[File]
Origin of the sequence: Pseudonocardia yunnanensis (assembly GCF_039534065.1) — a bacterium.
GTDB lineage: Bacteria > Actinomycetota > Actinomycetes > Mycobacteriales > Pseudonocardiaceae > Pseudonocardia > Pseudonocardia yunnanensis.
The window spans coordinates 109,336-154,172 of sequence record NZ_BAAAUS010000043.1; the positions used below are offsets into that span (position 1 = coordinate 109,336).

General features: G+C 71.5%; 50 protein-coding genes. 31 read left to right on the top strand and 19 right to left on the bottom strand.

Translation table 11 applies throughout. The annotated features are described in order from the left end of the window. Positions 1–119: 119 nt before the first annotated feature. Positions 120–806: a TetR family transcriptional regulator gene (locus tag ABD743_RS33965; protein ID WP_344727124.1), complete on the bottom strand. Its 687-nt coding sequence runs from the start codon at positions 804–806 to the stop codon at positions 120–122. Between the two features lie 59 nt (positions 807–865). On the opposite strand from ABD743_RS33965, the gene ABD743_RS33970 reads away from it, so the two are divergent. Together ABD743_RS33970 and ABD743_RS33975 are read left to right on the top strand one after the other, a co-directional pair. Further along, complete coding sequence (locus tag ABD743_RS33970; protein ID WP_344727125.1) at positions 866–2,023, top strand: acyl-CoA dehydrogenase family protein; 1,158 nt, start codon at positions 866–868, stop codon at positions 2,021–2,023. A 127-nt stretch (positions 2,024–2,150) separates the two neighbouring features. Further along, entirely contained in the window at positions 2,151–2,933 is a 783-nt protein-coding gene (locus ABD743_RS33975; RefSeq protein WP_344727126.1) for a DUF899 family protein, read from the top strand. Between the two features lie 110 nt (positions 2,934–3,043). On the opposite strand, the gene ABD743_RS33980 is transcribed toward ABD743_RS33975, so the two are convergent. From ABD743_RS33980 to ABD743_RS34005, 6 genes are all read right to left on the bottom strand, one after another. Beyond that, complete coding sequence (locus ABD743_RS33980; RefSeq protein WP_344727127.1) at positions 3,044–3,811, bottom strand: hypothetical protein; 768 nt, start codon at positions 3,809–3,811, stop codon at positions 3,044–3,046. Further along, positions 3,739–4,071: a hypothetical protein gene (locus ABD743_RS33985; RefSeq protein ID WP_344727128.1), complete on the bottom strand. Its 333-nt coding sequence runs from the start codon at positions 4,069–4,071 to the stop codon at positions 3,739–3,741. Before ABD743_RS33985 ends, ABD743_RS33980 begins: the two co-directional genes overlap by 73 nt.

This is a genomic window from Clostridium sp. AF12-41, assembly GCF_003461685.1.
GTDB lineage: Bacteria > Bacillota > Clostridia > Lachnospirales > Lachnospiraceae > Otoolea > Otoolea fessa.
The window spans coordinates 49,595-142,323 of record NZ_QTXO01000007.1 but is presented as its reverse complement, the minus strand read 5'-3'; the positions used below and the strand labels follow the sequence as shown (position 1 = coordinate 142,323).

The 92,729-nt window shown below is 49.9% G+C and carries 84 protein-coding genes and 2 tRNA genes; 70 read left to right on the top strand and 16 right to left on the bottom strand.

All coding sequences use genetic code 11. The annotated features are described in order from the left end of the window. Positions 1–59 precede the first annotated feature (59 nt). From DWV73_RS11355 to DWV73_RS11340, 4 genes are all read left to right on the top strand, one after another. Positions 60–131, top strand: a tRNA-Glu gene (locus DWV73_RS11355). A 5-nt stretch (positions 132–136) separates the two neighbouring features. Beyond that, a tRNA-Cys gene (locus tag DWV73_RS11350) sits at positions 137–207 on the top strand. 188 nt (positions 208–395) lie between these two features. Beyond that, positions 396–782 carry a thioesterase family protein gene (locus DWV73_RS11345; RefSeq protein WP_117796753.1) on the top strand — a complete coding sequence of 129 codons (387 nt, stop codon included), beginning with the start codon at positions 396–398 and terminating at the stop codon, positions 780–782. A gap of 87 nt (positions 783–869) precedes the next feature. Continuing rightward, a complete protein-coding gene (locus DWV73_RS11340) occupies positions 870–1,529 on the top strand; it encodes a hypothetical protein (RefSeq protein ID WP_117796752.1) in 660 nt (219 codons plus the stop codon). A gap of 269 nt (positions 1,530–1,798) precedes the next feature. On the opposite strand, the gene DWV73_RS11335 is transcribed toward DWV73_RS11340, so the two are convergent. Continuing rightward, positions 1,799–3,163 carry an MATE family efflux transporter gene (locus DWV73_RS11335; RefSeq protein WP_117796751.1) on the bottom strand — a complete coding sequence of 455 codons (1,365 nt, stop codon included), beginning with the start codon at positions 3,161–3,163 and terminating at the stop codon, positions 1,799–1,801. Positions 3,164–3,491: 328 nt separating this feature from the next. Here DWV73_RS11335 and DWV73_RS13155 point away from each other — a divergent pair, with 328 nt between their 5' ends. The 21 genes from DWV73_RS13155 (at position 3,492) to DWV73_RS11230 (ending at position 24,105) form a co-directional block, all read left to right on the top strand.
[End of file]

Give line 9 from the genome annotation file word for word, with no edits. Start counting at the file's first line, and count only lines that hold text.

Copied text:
The 92,729-nt window shown below is 49.9% G+C and carries 84 protein-coding genes and 2 tRNA genes; 70 read left to right on the top strand and 16 right to left on the bottom strand.